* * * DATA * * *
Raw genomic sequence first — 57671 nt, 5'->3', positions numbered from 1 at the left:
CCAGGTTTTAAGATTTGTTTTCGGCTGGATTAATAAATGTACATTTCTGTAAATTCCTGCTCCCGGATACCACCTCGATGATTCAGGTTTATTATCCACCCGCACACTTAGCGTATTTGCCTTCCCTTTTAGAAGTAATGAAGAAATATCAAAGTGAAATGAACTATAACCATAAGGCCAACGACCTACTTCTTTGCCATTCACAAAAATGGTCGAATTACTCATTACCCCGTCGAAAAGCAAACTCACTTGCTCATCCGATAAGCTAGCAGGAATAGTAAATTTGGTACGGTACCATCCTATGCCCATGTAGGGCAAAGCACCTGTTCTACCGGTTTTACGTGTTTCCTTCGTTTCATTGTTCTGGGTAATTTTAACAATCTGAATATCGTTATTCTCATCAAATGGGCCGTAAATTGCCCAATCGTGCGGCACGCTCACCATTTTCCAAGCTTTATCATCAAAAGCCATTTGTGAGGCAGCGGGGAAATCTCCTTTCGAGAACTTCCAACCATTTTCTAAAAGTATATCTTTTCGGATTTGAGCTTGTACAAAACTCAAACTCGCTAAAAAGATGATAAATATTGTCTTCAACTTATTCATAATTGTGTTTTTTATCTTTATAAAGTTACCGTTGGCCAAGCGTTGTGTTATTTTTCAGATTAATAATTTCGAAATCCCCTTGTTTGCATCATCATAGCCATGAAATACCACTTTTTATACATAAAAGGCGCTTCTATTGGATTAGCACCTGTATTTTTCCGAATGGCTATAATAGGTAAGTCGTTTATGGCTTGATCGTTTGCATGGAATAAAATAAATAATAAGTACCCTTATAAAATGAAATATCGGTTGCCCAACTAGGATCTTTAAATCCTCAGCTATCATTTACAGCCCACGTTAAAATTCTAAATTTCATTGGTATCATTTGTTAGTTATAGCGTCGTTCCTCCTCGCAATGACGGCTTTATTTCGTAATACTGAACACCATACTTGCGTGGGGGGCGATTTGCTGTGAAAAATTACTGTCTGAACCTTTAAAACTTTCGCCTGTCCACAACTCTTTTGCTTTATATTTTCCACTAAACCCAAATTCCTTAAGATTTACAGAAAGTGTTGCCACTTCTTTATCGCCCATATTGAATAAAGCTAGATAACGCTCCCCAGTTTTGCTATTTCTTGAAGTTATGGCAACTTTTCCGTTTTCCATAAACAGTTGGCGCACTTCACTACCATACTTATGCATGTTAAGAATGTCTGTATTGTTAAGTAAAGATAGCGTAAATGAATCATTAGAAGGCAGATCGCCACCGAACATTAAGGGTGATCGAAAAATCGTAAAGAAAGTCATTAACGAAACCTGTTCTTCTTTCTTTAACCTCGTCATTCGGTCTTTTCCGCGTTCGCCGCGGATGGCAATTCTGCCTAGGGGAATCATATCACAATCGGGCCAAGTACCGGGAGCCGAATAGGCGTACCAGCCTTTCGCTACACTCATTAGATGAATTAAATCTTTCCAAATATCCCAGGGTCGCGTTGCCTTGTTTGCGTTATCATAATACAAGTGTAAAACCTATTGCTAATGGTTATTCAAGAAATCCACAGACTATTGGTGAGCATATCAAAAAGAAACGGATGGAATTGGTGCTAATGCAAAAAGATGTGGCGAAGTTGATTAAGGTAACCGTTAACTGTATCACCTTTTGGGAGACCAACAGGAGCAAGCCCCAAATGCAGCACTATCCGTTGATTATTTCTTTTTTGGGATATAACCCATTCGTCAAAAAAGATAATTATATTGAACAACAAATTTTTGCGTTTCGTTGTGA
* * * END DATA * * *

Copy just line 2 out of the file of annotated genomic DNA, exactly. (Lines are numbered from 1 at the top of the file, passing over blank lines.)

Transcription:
CCAGGTTTTAAGATTTGTTTTCGGCTGGATTAATAAATGTACATTTCTGTAAATTCCTGCTCCCGGATACCACCTCGATGATTCAGGTTTATTATCCACCCGCACACTTAGCGTATTTGCCTTCCCTTTTAGAAGTAATGAAGAAATATCAAAGTGAAATGAACTATAACCATAAGGCCAACGACCTACTTCTTTGCCATTCACAAAAATGGTCGAATTACTCATTACCCCGTCGAAAAGCAAACTCACTTGCTCATCCGATAAGCTAGCAGGAATAGTAAATTTGGTACGGTACCATCCTATGCCCATGTAGGGCAAAGCACCTGTTCTACCGGTTTTACGTGTTTCCTTCGTTTCATTGTTCTGGGTAATTTTAACAATCTGAATATCGTTATTCTCATCAAATGGGCCGTAAATTGCCCAATCGTGCGGCACGCTCACCATTTTCCAAGCTTTATCATCAAAAGCCATTTGTGAGGCAGCGGGGAAATCTCCTTTCGAGAACTTCCAACCATTTTCTAAAAGTATATCTTTTCGGATTTGAGCTTGTACAAAACTCAAACTCGCTAAAAAGATGATAAATATTGTCTTCAACTTATTCATAATTGTGTTTTTTATCTTTATAAAGTTACCGTTGGCCAAGCGTTGTGTTATTTTTCAGATTAATAATTTCGAAATCCCCTTGTTTGCATCATCATAGCCATGAAATACCACTTTTTATACATAAAAGGCGCTTCTATTGGATTAGCACCTGTATTTTTCCGAATGGCTATAATAGGTAAGTCGTTTATGGCTTGATCGTTTGCATGGAATAAAATAAATAATAAGTACCCTTATAAAATGAAATATCGGTTGCCCAACTAGGATCTTTAAATCCTCAGCTATCATTTACAGCCCACGTTAAAATTCTAAATTTCATTGGTATCATTTGTTAGTTATAGCGTCGTTCCTCCTCGCAATGACGGCTTTATTTCGTAATACTGAACACCATACTTGCGTGGGGGGCGATTTGCTGTGAAAAATTACTGTCTGAACCTTTAAAACTTTCGCCTGTCCACAACTCTTTTGCTTTATATTTTCCACTAAACCCAAATTCCTTAAGATTTACAGAAAGTGTTGCCACTTCTTTATCGCCCATATTGAATAAAGCTAGATAACGCTCCCCAGTTTTGCTATTTCTTGAAGTTATGGCAACTTTTCCGTTTTCCATAAACAGTTGGCGCACTTCACTACCATACTTATGCATGTTAAGAATGTCTGTATTGTTAAGTAAAGATAGCGTAAATGAATCATTAGAAGGCAGATCGCCACCGAACATTAAGGGTGATCGAAAAATCGTAAAGAAAGTCATTAACGAAACCTGTTCTTCTTTCTTTAACCTCGTCATTCGGTCTTTTCCGCGTTCGCCGCGGATGGCAATTCTGCCTAGGGGAATCATATCACAATCGGGCCAAGTACCGGGAGCCGAATAGGCGTACCAGCCTTTCGCTACACTCATTAGATGAATTAAATCTTTCCAAATATCCCAGGGTCGCGTTGCCTTGTTTGCGTTATCATAATACAAGTGTAAAACCTATTGCTAATGGTTATTCAAGAAATCCACAGACTATTGGTGAGCATATCAAAAAGAAACGGATGGAATTGGTGCTAATGCAAAAAGATGTGGCGAAGTTGATTAAGGTAACCGTTAACTGTATCACCTTTTGGGAGACCAACAGGAGCAAGCCCCAAATGCAGCACTATCCGTTGATTATTTCTTTTTTGGGATATAACCCATTCGTCAAAAAAGATAATTATATTGAACAACAAATTTTTGCGTTTCGTTGTGA